The hydrogen production base in Pyeongtaek, Gyeonggi Province, will begin operation in August. It is the second following the first, which began operations last year in the southeastern city of Changwon.
The hydrogen production plants will produce hydrogen from natural gas through the steam reforming process. The steam-methane reforming process produces hydrogen from a carbon source using high-temperature steam, about 700C to 1000C. The hydrogen derived from this process will then be used in vehicles leading to a reduction in carbon emissions compared to gasoline-powered cars. Hydrogen-fueled vehicles will contribute to the fight against climate change as they release water vapor after hydrogen is converted to electricity.
The new base is located at the Asan Industrial Complex, about 70 kilometers south of Seoul. It should produce up to 7 tons of hydrogen daily. As a result, more vehicle charging stations in Seoul and the surrounding cities will receive an increased energy supply volume. Seoul and neighboring metropolitan cities currently have 33 hydrogen fueling stations. According to the Ministry of Trade, Industry, and Energy, the Pyeongtaek base will also supply energy to 430,000 hydrogen-powered vehicles per annum.
South Korea plans to become a world leader in the use of hydrogen, making it the largest single energy source in the country by 2050. The Seoul government aims to achieve self-sufficiency by importing green hydrogen produced overseas. Not just as an importer, the government invested 5 billion won ($3.8 million) into the establishment of hydrogen production bases across the country. It later added funds worth 18.1 billion won.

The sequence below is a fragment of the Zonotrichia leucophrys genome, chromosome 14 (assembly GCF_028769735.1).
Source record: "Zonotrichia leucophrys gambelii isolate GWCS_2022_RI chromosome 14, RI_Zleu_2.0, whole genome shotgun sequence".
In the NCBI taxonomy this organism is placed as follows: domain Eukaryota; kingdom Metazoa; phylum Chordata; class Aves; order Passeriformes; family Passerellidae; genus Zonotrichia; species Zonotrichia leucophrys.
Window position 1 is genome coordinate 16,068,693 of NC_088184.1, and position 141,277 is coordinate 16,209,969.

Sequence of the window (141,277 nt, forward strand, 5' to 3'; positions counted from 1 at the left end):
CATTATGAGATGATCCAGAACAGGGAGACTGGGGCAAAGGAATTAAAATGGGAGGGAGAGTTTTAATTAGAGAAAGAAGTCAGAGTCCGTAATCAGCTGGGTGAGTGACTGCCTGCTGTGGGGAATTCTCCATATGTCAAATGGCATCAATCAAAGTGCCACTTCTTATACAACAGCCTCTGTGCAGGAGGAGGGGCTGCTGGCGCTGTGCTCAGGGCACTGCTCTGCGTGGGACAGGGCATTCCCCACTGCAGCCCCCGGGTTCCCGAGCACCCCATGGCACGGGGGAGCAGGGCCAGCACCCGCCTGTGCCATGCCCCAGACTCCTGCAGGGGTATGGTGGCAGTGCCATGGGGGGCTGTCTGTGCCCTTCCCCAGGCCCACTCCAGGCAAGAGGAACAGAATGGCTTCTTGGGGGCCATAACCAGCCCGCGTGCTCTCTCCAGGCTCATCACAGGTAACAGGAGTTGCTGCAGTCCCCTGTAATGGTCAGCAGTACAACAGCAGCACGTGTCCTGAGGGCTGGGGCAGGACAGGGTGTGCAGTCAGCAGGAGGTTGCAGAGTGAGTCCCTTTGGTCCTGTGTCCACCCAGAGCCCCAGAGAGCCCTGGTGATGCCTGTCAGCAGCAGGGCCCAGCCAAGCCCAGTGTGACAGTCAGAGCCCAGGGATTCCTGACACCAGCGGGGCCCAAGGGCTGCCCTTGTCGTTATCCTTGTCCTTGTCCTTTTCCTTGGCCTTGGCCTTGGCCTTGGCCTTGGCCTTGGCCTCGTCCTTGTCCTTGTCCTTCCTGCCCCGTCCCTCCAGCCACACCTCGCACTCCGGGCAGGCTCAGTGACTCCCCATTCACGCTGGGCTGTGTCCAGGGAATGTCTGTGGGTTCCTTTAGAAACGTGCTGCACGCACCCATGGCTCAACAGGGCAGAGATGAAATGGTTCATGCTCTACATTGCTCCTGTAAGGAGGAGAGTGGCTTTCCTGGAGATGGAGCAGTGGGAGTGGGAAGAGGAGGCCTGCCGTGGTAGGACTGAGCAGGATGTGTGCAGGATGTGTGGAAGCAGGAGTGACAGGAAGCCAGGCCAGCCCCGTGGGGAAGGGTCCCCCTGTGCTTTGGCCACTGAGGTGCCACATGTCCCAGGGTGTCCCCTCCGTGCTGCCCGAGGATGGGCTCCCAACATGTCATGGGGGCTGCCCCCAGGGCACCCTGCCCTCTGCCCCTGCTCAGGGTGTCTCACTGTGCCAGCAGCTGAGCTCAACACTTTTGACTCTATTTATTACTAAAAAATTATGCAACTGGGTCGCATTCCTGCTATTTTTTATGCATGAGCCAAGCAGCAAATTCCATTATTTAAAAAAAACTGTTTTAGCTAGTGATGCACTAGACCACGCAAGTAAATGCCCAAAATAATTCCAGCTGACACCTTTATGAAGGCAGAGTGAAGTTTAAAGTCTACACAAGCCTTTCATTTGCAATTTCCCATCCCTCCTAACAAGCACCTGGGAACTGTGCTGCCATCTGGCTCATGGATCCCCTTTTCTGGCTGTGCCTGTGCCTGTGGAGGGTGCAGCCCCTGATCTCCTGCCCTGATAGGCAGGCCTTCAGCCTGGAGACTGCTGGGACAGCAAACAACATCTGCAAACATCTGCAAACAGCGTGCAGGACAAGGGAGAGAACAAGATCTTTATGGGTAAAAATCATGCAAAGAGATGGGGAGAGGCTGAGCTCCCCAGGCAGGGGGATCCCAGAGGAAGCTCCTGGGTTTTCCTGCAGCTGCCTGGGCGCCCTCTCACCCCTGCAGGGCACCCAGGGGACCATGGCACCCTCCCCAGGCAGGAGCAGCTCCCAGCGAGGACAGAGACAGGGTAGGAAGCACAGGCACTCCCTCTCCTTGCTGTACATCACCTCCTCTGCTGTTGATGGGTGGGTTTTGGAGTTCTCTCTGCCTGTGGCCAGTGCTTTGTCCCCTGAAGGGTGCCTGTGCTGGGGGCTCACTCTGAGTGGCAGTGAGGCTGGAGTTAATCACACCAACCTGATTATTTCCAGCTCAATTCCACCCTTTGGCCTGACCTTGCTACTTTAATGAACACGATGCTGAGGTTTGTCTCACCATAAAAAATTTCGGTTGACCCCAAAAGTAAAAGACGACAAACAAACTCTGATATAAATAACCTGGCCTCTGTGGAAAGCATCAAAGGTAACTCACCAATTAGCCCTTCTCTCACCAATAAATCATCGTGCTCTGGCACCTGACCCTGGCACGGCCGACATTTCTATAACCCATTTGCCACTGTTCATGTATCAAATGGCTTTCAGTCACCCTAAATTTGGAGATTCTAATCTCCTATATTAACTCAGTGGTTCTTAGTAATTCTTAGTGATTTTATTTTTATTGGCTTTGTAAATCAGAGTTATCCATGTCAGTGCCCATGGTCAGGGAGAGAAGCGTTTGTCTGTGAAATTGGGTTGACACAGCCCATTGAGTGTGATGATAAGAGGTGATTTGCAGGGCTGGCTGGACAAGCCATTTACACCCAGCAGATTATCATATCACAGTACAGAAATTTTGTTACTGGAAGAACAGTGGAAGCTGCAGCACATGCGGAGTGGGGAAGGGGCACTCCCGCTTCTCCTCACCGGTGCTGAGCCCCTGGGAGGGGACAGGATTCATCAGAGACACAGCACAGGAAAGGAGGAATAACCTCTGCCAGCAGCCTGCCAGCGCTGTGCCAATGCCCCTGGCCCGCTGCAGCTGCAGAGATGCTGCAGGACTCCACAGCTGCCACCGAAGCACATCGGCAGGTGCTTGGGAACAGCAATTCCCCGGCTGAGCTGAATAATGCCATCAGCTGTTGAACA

‘Hydrogen will become our largest single energy source in 2050, which will account for 33% of the total energy consumption,‘ said Korea’s energy ministry in 2021. Although the 2050 target will be met vastly by green hydrogen, the blue variety from natural gas will account for about two million tonnes of supplies by then.
‘By building a hydrogen port near power plants and industrial complexes, including ships, vehicles, and equipment in the port will be converted to hydrogen-based systems. We will build a hydrogen pipeline network centered on major hydrogen production and import bases and review hydrogen incorporation using the existing natural gas network,‘ said the ministry.
The ministry of energy also said that the 33 hydrogen charging stations in the Seoul-Gyeonggi-Incheon area would enjoy shipping cost cuts by about 50 percent. In the past, the gas was delivered from Seosan, South Chungcheong Province, about 100 kilometers south of Seoul.
‘When the base goes into operation, wholesale and retail prices of hydrogen will decline, and the technologies for hydrogen-related industries will be enhanced.’
South Korea is not new to the hydrogen fuel economy. In October 2021, an independent power production energy company, POSCO Energy, completed the construction of a Hydrogen Fuel Cell Power Plant. The Shinincheon Bitdream Fuel Cell Power Plant, the world’s largest fuel cell plant, is one of Korea’s large-scale efforts to enter the clean energy market.
The ministry will complete the construction of seven other hydrogen production bases across the country by the end of the year to achieve the goal of becoming carbon neutral by 2050.
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